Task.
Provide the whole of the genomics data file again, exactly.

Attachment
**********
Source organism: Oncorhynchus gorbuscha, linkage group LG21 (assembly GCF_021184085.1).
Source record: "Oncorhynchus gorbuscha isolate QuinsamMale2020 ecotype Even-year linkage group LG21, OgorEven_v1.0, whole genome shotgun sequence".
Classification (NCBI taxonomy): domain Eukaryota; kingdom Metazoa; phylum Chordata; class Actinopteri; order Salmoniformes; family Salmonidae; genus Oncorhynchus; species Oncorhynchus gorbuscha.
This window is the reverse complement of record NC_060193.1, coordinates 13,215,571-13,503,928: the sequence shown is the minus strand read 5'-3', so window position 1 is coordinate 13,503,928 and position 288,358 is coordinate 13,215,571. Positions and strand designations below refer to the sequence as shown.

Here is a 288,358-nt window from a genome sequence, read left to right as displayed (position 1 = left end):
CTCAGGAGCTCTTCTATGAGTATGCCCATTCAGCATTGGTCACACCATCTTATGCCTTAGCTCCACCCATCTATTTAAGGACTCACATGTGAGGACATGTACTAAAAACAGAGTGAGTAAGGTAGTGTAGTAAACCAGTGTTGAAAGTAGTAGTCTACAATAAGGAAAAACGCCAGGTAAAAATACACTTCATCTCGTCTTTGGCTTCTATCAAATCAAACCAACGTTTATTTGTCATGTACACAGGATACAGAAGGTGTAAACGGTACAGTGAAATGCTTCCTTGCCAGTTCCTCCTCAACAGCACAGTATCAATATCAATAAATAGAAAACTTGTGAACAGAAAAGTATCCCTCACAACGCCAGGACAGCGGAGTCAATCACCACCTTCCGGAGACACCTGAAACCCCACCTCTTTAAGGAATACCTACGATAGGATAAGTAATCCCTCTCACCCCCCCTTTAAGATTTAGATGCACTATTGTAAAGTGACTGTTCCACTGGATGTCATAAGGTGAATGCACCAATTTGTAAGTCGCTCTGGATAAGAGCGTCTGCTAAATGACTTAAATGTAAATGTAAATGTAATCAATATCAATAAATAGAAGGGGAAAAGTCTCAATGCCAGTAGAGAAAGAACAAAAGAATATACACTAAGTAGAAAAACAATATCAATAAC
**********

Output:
Source organism: Oncorhynchus gorbuscha, linkage group LG21 (assembly GCF_021184085.1).
Source record: "Oncorhynchus gorbuscha isolate QuinsamMale2020 ecotype Even-year linkage group LG21, OgorEven_v1.0, whole genome shotgun sequence".
Classification (NCBI taxonomy): domain Eukaryota; kingdom Metazoa; phylum Chordata; class Actinopteri; order Salmoniformes; family Salmonidae; genus Oncorhynchus; species Oncorhynchus gorbuscha.
This window is the reverse complement of record NC_060193.1, coordinates 13,215,571-13,503,928: the sequence shown is the minus strand read 5'-3', so window position 1 is coordinate 13,503,928 and position 288,358 is coordinate 13,215,571. Positions and strand designations below refer to the sequence as shown.

Here is a 288,358-nt window from a genome sequence, read left to right as displayed (position 1 = left end):
CTCAGGAGCTCTTCTATGAGTATGCCCATTCAGCATTGGTCACACCATCTTATGCCTTAGCTCCACCCATCTATTTAAGGACTCACATGTGAGGACATGTACTAAAAACAGAGTGAGTAAGGTAGTGTAGTAAACCAGTGTTGAAAGTAGTAGTCTACAATAAGGAAAAACGCCAGGTAAAAATACACTTCATCTCGTCTTTGGCTTCTATCAAATCAAACCAACGTTTATTTGTCATGTACACAGGATACAGAAGGTGTAAACGGTACAGTGAAATGCTTCCTTGCCAGTTCCTCCTCAACAGCACAGTATCAATATCAATAAATAGAAAACTTGTGAACAGAAAAGTATCCCTCACAACGCCAGGACAGCGGAGTCAATCACCACCTTCCGGAGACACCTGAAACCCCACCTCTTTAAGGAATACCTACGATAGGATAAGTAATCCCTCTCACCCCCCCTTTAAGATTTAGATGCACTATTGTAAAGTGACTGTTCCACTGGATGTCATAAGGTGAATGCACCAATTTGTAAGTCGCTCTGGATAAGAGCGTCTGCTAAATGACTTAAATGTAAATGTAAATGTAATCAATATCAATAAATAGAAGGGGAAAAGTCTCAATGCCAGTAGAGAAAGAACAAAAGAATATACACTAAGTAGAAAAACAATATCAATAAC